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Farrakhan then commented on President Obama over Baltimore Uprising:

We helped our brother get in office, and we were so excited and proud to have our first Black president. But then when our brothers in Baltimore – that’s a city where Black folks have been catching hell for a long time — when they rise up, our president refers to them as thugs and criminals. I want to say to Brother Barack: When the highest office in the land can look at our children and call them thugs and criminals, unwittingly he’s sentencing them to death by the forces that deal with thugs and criminals. They are not thugs. They are not criminals.

Also pointing out the 20th anniversary of the Million Man March is occurring this year. It will be on October 10th, 2015 and the theme is “Justice or Else.” We were given a hint as what to expect this fall:

Today, we are at that point in our development where we are being forced now to consider which is the way forward. Singing in, wading in, crying in, praying in has not worked. Marches have not worked. The oppression and the tyranny is getting worse, so we decided on the 20th anniversary of the Million Man March to return to the capital. First time we went, it was on atonement, reconciliation, responsibility, We wanted Black men to accept the responsibility of being a man and standing up for our women and our children. And creating that sense of strong family again.

But this time – well I’ll put it like this. Elijah Muhammad said to me one day, “One day I’m going to call a march. and that march will be for justice. He said it won’t be like the march in ‘ 63 where people where laughing, frolicking, and having a good time. When you say you’re going for justice and jobs, that’s no time to party. That’s a time to be serious, because the cry for justice against the forces of who uphold injustice – you got to have a mind now. What are you going to do to move the forces of injustice, if they won’t bow to the truth that should bring justice?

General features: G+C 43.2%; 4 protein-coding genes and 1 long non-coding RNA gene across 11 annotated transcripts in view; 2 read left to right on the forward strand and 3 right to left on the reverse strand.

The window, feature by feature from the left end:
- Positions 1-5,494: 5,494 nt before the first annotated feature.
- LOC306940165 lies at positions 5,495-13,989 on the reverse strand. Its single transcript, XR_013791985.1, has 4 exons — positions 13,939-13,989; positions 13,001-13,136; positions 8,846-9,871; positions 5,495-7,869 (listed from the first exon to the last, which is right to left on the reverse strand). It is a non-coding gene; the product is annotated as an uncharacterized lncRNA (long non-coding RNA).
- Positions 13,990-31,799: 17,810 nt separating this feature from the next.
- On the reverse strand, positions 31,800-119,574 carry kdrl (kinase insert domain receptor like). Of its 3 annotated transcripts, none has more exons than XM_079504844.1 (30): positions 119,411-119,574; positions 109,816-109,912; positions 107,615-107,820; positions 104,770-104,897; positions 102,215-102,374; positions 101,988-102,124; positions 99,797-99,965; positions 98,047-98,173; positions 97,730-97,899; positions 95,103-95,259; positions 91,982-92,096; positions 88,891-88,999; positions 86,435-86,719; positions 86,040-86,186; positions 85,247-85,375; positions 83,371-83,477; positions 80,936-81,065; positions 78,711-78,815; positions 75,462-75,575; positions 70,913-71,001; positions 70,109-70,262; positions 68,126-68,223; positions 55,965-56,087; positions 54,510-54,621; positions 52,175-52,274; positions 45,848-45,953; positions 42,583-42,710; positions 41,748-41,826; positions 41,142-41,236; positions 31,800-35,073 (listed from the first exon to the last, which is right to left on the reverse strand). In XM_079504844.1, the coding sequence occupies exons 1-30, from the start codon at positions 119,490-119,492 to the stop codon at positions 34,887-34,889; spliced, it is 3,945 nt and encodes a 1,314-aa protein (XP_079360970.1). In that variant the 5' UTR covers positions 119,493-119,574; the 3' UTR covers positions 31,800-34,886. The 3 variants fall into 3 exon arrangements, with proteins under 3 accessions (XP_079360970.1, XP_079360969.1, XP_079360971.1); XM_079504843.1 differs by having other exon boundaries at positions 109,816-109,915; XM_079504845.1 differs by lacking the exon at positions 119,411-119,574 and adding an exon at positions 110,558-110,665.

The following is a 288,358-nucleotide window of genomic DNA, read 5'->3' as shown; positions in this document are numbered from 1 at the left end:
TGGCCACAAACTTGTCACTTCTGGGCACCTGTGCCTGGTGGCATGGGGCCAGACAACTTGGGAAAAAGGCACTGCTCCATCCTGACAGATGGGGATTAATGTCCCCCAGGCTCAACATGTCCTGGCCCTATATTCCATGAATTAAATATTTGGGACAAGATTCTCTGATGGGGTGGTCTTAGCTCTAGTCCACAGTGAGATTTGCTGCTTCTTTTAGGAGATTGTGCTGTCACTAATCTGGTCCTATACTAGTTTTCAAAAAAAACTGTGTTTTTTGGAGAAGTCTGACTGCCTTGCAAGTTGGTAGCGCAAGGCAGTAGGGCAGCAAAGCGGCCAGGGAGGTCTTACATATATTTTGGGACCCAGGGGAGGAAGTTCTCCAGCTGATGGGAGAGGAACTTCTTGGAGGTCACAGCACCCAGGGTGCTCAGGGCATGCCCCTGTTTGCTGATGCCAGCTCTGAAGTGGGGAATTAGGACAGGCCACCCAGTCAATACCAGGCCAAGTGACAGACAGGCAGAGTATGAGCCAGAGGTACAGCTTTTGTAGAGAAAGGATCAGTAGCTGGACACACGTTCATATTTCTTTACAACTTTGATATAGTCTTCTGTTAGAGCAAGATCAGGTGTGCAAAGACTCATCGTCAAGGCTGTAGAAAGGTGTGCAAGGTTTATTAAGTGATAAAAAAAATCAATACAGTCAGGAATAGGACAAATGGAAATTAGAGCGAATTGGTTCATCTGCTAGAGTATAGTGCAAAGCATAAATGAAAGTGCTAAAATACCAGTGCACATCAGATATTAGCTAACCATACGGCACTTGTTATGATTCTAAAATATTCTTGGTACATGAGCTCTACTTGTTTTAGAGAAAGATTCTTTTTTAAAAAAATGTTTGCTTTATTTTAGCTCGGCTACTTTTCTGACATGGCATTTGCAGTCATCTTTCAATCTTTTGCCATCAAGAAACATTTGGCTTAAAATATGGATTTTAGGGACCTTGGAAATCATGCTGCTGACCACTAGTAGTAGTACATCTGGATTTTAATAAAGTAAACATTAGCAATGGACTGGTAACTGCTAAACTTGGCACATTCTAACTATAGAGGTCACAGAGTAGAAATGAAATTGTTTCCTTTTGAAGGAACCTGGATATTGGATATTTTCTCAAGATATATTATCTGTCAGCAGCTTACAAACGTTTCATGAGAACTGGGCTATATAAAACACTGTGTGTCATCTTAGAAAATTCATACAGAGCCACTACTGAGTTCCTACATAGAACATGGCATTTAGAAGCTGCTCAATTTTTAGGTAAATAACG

There are so many quotes and gems that the Minister Louis Farrakhan said in the hour plus long interview. Reading excerpts is not enough as you need to watch from start to finish and hear him talk about the struggle and how to organize and make a way for ourselves.

Investing in land was a big point he made, as he said to be cautious about putting your money in stocks and bonds. For land is where everything we need comes from such as food and shelter.

The fact that people are not talking to Farrakhan privately anymore and stand by his side in public is a big move. For that the revolution that Minister Farrakhan believes is happening, it will take fearlessness of the people to happen.

Very rarely does one person captivate and educate for that length of period and it feels like it was not enough time. Louis Farrakhan is a very honorable man and everyone needs to take time out to watch the interview in its entirety.